LITERATURE: Munro’s Bardon Bus

Another close writing from Munro–by close, I'm using the "close reading" application, the same attention to diction and use of writing tools such as dialogue and character reflection to give information that a lesser writer might merely present as backstory.

The first person narrator/protagonist is recalling a past love and we discern her depth of involvement by how rather than what she tells us in the story. She is open yet protective, calling him "X" and mentioning that the letter is indeed a part of his name as well as being "expansive and secretive." She is staying at the home of a friend named Kay who goes through the same problems in relationships, yet has her own way of accepting them so she can accept herself.

Here is where Munro sets up plot by using character interaction, a bit of episodic device that gives us an interesting look into the two women through the eyes of one. If we pay close attention, we don't see the end as contrived or a planned twist, but a wonderful head-nodding moment, the reader not being taken by surprise, but rather noting that Munro's foreshadowing was wonderfully skilled and yet natural.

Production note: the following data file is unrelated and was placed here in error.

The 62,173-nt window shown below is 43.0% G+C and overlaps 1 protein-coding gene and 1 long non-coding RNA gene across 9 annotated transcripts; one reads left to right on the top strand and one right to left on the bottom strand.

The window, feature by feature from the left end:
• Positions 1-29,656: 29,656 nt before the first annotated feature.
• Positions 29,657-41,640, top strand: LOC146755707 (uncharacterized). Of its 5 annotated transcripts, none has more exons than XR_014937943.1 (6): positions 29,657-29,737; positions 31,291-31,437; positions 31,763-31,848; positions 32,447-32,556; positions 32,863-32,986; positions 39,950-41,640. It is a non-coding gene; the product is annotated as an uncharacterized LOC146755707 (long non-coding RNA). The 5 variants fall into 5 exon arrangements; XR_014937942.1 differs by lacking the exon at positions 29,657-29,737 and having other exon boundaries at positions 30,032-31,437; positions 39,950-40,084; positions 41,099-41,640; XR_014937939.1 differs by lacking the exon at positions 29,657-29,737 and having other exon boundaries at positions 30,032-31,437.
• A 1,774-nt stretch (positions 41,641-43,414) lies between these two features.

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2 Responses to LITERATURE: Munro’s Bardon Bus

  1. Dean says:

    Nothing is there for decoration in a Munro tale. She is, for my money, the most skilled Canadian writer alive.

  2. susan says:

    Dean, I’m enthralled by Munro’s skill with story. The simplest episode holds such depth of character and such interest into human nature.

    Glad I kick-started you back on her!

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